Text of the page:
Impending Paid Search Recession?

How did I miss this post by Steve Rubel? Tired of doomsaying in the Web 2.0 bubble realm, he recently predicted an impending recession for poor old Google, based on several factors. I'd like to address these as best as I can. While I don't disagree that any market can peak, I find it pretty funny to note how rapidly Google's revenues grew in the era *after* everyone started closely measuring their performance and *after* they began more carefully filtering click fraud and weak content partners. That rapid growth in 2004-7 came after many thought they saw click prices "leveling off."

The psychological reasons for these predictions are relatively simple: many people wish paid search would just go away. It's troubling to observers who don't like new things and want to turn the conversations back to older ad models. It's also troubling to people who, since the free lunch of organic search referrals and the odd viral success began, do not think marketers should pay for anything. (In this regard, see Godin's post of yesterday, Who Pays the Messenger?, which is a sensible reminder that bargains on marketing costs are for the rare few. The rest have to pony up.)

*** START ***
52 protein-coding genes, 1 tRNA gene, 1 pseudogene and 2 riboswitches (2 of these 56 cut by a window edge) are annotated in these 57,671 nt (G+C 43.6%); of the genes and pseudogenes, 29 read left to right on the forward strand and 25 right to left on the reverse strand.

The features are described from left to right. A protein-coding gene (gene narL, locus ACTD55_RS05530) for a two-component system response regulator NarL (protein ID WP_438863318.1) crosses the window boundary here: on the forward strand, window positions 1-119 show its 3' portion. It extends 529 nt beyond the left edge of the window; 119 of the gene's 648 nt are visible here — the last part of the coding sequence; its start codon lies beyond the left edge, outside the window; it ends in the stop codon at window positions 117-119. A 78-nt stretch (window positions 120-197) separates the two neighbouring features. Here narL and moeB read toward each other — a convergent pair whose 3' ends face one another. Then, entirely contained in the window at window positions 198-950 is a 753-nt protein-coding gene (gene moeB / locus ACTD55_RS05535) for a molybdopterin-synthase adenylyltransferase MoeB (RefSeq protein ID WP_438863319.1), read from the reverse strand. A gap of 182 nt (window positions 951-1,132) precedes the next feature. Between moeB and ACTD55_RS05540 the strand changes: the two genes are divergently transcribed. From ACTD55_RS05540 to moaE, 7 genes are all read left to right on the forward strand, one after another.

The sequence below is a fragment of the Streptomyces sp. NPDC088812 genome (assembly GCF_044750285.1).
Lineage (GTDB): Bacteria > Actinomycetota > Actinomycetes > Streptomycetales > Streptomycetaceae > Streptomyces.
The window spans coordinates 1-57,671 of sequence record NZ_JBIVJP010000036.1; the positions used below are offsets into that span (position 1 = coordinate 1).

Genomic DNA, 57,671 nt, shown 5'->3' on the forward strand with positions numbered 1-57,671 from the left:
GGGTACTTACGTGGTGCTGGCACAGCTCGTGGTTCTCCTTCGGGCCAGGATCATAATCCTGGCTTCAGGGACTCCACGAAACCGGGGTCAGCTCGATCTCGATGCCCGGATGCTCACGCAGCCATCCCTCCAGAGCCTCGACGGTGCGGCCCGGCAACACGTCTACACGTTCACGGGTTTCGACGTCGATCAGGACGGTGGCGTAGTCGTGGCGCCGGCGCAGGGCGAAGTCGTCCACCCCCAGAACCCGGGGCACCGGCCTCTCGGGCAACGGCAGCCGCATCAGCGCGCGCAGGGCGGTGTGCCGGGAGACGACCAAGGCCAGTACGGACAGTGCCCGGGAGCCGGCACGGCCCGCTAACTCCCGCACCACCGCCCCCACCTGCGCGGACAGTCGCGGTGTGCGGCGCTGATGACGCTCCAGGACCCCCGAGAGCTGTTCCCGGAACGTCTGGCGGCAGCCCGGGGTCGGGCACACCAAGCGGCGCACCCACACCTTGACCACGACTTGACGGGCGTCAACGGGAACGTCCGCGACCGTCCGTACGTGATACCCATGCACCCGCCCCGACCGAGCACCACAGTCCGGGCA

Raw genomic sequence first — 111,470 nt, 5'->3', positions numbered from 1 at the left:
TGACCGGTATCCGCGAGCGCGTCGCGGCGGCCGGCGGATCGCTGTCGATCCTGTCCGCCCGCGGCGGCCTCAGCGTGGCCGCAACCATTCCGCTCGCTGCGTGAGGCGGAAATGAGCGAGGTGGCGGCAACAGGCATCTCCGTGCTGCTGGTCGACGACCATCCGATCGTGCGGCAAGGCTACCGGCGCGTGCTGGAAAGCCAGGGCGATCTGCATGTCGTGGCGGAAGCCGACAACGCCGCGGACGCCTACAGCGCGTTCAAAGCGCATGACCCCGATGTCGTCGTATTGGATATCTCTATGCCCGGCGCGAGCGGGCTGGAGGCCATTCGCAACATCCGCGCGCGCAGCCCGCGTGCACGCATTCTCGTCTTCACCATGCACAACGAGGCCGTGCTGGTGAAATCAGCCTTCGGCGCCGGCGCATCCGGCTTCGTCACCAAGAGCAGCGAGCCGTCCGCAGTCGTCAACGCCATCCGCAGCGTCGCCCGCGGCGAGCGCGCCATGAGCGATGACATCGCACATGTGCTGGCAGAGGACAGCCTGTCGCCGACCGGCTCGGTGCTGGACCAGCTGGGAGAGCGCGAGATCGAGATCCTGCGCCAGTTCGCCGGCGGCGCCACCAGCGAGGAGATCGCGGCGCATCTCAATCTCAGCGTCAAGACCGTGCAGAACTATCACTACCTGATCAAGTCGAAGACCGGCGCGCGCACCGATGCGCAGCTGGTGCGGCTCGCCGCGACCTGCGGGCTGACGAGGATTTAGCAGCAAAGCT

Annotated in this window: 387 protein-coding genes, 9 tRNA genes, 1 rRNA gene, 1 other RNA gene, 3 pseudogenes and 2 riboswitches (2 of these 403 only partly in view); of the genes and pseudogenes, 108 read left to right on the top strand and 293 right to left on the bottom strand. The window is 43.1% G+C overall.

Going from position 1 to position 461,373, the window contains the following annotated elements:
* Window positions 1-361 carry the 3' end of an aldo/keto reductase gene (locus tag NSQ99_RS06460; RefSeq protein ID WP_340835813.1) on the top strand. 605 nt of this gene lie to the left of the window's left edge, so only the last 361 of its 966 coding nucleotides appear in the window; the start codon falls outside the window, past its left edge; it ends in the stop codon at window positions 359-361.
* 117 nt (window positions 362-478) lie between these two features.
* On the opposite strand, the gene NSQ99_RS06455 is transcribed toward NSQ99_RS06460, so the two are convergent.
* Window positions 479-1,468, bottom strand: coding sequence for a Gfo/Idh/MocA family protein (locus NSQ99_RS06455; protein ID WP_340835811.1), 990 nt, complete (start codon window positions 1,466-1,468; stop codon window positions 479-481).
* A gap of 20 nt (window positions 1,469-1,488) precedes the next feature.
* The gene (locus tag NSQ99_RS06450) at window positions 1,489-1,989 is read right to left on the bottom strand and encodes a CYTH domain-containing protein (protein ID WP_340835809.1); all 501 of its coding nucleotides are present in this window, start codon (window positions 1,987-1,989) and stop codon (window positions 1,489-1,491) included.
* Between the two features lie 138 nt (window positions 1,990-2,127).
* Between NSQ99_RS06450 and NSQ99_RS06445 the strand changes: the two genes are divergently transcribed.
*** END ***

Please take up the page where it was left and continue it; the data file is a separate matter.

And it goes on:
Rubel's recession factors are as follows, with my responses:


Clutter. Does Rubel understand search beyond his own reaction to a single SERP? Google monetizes less than 60% of all queries, and has a consistent place they slot ads: in the top premium spot and right-hand margin. By and large, users have been trained to see the sponsored results as commercially-oriented, and organic listings as, well, something else. The consistency of this method is such that users have been seeing fairly similar screen layouts for more than five years. Why call clutter on Google now? If it's a relevant listing, tailored to a potential searcher's needs, it isn't clutter.